November EPMA Meeting with Oliver Bautista

By Roland Jenkins on 11/30/2017

The EPMA committee met for an energetic monthly meeting ahead of the Thanksgiving holiday. Although Greenbuild/ABX 2017 had passed, the excitement continued as members carried on with the “ALL IN” commitment to advancing the green building movement. Every seat in the room was filled as the committee gathered to share their Greenbuild experiences and reflect on the wealth of information shared over the week’s long event. For those seeking to continue learning, member Ben Silverman is planning to form a study group to prepare for the LEED AP BD+C credential exam.

This month’s meeting kicked off planning for 2018 as the committee aims to launch the next phase of the Green Classroom Renovation at Tech Boston Academy in Dorchester as well as the early concept Leadership Institute. While planning for 2018 will continue at the December meeting, the EPMA also looks forward to a few great upcoming events this month including the WiD and KAD Art Show on 12/6 and the EBC 19th Annual Winter Garden Party on 12/7. If you missed this month’s meeting be sure to attend the next monthly meeting on December 11th.

This month’s feature presentation was delivered by EPMA member Oliver Bautista and focused on the process of prefab residential architecture. Hailing from the Dominican Republic, Oliver has led an exciting career working on mixed-use, office, and retail projects both in the United States and abroad. He currently is a Designer III at Turkel Design – a Boston based designer and manufacturer of modern prefab homes and the topic of his presentation. Turkel Design offers clients the option to select a standard home design, modify a standard home design, or create a custom home design. Depending on the design type chosen the budget and schedule may vary, but the prefabricated approach is maintained.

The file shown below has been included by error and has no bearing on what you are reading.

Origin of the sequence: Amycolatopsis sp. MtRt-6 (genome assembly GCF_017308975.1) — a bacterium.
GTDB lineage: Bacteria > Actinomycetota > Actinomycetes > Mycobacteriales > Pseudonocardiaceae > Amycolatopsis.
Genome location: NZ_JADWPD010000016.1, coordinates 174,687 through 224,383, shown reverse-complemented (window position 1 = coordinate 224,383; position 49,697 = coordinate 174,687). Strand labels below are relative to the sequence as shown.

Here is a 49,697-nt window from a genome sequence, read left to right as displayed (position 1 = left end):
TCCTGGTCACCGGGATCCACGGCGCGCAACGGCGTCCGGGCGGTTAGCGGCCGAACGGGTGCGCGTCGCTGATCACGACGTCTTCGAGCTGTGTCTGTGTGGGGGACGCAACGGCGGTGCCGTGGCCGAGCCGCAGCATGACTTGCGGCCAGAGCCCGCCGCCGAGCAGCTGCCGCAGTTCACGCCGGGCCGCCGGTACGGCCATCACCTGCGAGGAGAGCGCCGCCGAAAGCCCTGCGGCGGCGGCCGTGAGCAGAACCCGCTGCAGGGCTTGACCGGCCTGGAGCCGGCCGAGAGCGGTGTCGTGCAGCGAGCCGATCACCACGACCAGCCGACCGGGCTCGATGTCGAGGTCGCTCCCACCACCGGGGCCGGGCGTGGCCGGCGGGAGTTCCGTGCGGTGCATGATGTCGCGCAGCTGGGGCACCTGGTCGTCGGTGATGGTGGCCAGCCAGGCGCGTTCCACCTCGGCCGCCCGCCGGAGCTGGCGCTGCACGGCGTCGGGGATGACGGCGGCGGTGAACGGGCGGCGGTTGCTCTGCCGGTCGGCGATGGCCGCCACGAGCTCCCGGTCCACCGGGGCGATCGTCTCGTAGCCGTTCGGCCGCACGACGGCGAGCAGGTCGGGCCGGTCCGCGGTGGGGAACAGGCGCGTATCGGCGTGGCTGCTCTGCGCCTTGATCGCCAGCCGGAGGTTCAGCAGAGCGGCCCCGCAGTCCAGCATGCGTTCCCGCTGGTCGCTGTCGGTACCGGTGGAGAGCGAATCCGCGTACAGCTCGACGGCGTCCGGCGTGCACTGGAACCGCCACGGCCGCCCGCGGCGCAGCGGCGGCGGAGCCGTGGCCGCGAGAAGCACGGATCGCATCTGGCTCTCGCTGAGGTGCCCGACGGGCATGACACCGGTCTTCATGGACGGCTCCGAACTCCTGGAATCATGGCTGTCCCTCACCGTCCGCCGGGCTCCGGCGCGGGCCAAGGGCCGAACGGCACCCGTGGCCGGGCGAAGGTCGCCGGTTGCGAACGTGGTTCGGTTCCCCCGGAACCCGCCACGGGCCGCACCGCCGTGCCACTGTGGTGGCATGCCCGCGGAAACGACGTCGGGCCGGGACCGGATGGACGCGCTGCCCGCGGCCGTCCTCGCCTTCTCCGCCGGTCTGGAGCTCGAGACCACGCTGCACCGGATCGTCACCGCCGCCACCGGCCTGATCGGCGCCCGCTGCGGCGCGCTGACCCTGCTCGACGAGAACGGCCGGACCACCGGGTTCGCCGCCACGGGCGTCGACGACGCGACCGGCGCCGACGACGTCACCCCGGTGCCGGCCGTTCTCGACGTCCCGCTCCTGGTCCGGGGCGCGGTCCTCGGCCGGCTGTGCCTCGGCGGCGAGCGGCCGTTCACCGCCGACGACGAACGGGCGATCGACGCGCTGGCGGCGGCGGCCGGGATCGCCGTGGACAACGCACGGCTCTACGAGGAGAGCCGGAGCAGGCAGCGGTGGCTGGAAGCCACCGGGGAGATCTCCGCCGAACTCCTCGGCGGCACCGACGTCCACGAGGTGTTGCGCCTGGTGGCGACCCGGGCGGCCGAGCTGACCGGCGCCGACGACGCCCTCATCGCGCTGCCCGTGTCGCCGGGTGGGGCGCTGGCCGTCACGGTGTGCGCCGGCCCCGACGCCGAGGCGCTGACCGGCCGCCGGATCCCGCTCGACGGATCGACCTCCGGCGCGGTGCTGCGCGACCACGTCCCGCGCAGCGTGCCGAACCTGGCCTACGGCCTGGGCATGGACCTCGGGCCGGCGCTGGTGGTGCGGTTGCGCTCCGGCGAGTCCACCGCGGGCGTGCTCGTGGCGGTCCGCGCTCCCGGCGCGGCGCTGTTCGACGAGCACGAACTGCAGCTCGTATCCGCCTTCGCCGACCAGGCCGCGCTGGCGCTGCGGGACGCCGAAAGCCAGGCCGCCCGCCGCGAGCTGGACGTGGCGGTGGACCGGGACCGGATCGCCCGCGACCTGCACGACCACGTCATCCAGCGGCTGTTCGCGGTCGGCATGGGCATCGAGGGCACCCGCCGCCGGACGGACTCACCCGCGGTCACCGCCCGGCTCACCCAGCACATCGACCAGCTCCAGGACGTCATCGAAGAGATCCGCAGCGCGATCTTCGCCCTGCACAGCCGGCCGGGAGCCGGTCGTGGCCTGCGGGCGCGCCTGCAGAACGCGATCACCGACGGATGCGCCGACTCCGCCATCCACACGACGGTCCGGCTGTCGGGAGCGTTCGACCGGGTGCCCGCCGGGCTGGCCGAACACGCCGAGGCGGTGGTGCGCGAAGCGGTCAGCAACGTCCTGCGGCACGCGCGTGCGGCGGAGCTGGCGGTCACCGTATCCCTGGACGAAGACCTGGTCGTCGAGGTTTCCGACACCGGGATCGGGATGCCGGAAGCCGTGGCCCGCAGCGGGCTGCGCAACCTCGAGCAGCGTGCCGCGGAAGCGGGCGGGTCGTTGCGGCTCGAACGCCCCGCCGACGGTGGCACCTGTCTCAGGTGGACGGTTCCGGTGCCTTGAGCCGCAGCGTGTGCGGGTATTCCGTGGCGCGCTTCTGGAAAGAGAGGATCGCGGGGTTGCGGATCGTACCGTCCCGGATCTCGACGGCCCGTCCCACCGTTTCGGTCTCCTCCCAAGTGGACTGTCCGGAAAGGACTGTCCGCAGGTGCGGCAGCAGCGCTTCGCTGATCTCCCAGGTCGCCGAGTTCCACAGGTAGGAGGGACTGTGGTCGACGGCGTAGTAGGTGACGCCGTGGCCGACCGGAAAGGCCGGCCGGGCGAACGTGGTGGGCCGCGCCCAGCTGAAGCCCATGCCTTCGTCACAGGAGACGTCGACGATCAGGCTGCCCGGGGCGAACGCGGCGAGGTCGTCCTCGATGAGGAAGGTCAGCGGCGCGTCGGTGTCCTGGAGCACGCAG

The prefab approach to design and construction offers multiple advantages to owners and builders over the traditional building approach. Prefabricated building items are built in a controlled shop which improves quality, can reduce waste, and eliminates delays related to weather conditions. Perhaps the most significant advantage to the prefab approach is the substantial reduction in the construction schedule. Following design approval, fabrication can begin in the shop while site preparation and foundations are in progress. This allows for completed building components and modules to be shipped to the job site and simply erected instead of constructed in the field, greatly reducing on-site construction time.

To illustrate the building process, Oliver shared a visual timeline of a sample project which was completely assembled in just 100 days. The timeline presented a fantastic visual of the accelerated pace of construction provided by the prefab approach. In 54 days the entire home had been completely framed and the core and shell assembly was completed just 46 days later. The modern home, situated on a beautiful coastal lot, featured floor-to-ceiling windows facing the water with two balconies allowing the owners to enjoy the view both indoors and outdoors. Due to new building codes, the home was constructed on a raised foundation consisting of 11ft concrete piers with breakaway basement wall panels to allow water to flow beneath the home in the event of coastal flooding. 

For more information visit turkeldesign.com and be sure to explore the Turkel Design Axiom Series provided in partnership with Dwell Magazine.